After last week’s spate of Islamophobic remarks by Republican candidates (see: here and here), GOP presidential hopeful Dr. Ben Carson has delivered another doozy.

In what is becoming a dismayingly familiar conflation of church and state by Republicans in this campaign, Carson said Sunday on NBC’s “Meet the Press” that he would officially not support the notion of a Muslim commander in chief (via BBC):

“I would not advocate that we put a Muslim in charge of this nation. I absolutely would not agree with that,” he told NBC’s Meet The Press.

[…] He said he believed the president’s faith should be consistent with the US constitution. Asked if he considered Islam to be consistent, he said: “No, I do not.”

Mr Trump faced mounting criticism last week for failing to challenge a comment by one of his supporters, who said President Obama “was a Muslim” and “not even American.”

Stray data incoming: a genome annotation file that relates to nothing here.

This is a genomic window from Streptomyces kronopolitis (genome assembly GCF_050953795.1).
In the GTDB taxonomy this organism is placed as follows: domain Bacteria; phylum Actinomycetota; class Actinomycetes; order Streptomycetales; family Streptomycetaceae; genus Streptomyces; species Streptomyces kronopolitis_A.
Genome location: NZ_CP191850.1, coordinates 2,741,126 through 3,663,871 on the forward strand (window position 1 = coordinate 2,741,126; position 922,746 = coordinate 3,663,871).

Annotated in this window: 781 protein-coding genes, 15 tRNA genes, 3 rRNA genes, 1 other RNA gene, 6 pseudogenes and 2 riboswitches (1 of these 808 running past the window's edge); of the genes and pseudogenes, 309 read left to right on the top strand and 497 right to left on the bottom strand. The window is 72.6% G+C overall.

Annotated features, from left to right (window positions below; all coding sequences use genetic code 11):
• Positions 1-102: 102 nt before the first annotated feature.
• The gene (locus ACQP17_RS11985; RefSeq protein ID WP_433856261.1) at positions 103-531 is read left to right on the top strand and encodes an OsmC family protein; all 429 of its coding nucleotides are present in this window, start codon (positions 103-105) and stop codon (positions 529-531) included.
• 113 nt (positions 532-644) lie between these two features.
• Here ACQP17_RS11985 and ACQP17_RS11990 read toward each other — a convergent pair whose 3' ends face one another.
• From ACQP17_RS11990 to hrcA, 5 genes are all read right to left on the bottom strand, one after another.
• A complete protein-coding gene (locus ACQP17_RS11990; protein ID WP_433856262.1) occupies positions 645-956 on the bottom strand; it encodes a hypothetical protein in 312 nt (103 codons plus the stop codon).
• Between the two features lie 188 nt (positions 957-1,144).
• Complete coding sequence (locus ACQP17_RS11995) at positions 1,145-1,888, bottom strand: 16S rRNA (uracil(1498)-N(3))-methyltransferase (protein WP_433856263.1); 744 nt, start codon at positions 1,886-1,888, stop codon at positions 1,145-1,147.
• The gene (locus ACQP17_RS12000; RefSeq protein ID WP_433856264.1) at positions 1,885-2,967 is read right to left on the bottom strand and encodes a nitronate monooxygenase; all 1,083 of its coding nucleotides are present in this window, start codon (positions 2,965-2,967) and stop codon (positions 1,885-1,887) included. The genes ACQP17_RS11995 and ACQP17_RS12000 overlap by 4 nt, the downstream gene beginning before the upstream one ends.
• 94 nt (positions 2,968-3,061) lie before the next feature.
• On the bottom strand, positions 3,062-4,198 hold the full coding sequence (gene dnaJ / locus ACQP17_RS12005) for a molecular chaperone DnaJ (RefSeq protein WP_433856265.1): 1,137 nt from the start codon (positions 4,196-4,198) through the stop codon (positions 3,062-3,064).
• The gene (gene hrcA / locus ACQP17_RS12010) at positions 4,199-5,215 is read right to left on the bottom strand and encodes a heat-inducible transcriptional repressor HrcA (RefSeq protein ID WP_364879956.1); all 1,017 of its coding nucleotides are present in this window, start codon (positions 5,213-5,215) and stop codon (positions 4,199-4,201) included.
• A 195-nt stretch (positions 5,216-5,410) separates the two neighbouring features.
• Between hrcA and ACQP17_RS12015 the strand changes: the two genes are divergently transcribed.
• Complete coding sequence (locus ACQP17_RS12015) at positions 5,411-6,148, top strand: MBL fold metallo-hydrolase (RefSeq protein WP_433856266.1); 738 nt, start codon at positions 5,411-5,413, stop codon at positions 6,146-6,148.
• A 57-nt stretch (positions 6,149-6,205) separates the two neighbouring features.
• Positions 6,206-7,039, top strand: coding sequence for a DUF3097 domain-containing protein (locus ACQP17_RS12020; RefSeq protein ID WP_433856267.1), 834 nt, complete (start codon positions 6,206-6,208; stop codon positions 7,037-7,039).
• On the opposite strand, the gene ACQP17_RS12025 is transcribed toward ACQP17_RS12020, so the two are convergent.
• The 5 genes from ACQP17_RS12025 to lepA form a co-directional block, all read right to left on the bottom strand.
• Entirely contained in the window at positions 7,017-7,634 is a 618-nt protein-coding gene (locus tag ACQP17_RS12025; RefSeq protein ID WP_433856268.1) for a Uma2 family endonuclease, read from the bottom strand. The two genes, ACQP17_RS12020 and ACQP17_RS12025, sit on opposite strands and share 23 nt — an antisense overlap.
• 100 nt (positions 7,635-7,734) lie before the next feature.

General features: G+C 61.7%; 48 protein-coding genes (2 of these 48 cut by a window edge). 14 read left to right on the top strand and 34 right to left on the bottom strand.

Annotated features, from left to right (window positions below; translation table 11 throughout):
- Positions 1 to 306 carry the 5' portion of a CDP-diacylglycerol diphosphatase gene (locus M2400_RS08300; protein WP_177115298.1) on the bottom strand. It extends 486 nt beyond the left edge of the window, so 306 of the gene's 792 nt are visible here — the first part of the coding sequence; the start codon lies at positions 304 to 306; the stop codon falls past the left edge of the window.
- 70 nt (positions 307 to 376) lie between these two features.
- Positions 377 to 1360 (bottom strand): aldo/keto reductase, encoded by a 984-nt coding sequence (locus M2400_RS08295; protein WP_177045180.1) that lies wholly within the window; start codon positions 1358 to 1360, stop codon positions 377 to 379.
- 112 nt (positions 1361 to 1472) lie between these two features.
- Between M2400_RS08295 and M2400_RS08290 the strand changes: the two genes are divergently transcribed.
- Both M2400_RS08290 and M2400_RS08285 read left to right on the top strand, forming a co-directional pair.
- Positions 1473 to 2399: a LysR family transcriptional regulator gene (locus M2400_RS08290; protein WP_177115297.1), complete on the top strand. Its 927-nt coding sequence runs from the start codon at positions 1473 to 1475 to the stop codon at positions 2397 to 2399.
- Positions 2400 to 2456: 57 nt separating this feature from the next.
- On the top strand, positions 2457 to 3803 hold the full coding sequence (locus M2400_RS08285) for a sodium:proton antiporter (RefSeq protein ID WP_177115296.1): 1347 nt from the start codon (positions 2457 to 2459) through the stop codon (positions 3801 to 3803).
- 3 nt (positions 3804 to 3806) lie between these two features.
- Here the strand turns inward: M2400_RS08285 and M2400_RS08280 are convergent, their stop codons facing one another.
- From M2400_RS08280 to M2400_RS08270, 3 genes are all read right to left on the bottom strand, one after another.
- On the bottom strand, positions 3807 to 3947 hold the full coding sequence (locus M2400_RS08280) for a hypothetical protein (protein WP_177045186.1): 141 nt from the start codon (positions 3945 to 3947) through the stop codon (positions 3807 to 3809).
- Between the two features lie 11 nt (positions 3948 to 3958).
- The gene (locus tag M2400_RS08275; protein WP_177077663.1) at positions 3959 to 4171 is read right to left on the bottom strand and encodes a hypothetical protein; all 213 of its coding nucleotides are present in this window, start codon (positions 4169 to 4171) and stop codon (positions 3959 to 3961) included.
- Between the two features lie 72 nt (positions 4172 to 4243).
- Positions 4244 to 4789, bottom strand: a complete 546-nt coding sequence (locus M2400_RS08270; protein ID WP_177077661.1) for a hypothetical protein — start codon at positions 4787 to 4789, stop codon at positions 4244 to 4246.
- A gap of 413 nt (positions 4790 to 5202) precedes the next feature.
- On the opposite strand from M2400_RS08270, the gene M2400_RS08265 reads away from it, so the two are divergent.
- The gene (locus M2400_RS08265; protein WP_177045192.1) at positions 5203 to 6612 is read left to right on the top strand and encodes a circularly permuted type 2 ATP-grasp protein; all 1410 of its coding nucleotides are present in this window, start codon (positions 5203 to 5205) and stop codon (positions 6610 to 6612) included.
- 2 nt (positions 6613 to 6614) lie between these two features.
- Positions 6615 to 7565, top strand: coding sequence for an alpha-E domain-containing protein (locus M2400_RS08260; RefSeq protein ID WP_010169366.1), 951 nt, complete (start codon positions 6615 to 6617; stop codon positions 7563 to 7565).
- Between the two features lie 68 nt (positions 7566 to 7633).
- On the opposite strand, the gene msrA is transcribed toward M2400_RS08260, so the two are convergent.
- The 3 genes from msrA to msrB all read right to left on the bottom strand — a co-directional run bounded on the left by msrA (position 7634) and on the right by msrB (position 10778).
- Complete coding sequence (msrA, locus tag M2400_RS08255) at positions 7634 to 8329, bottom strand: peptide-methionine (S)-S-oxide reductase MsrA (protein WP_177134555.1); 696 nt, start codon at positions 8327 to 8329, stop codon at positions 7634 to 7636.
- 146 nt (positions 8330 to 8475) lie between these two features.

When “Meet the Press” host Chuck Todd asked Carson, who in a recent poll had dropped to third place behind Trump and former Hewlett-Packard boss Carly Fiorina, whether Carson might back a Muslim congressperson, Carson replied that “Congress is a different story … it depends on who that Muslim is and what their policies are.”

But he didn’t elaborate, nor did Todd push him to do so, about exactly how a document like the Constitution — which takes great pains to say that freedom of religion must be guaranteed and the apparatus of the state kept out of the realm of belief — presents a faith-based blueprint with which some religions align better than others.

Watch Carson state his position in the clip (via NBC News) below:

–Posted by Kasia Anderson

Your support matters…

Independent journalism is under threat and overshadowed by heavily funded mainstream media.

You can help level the playing field. Become a member.

Your tax-deductible contribution keeps us digging beneath the headlines to give you thought-provoking, investigative reporting and analysis that unearths what's really happening- without compromise.

Give today to support our courageous, independent journalists.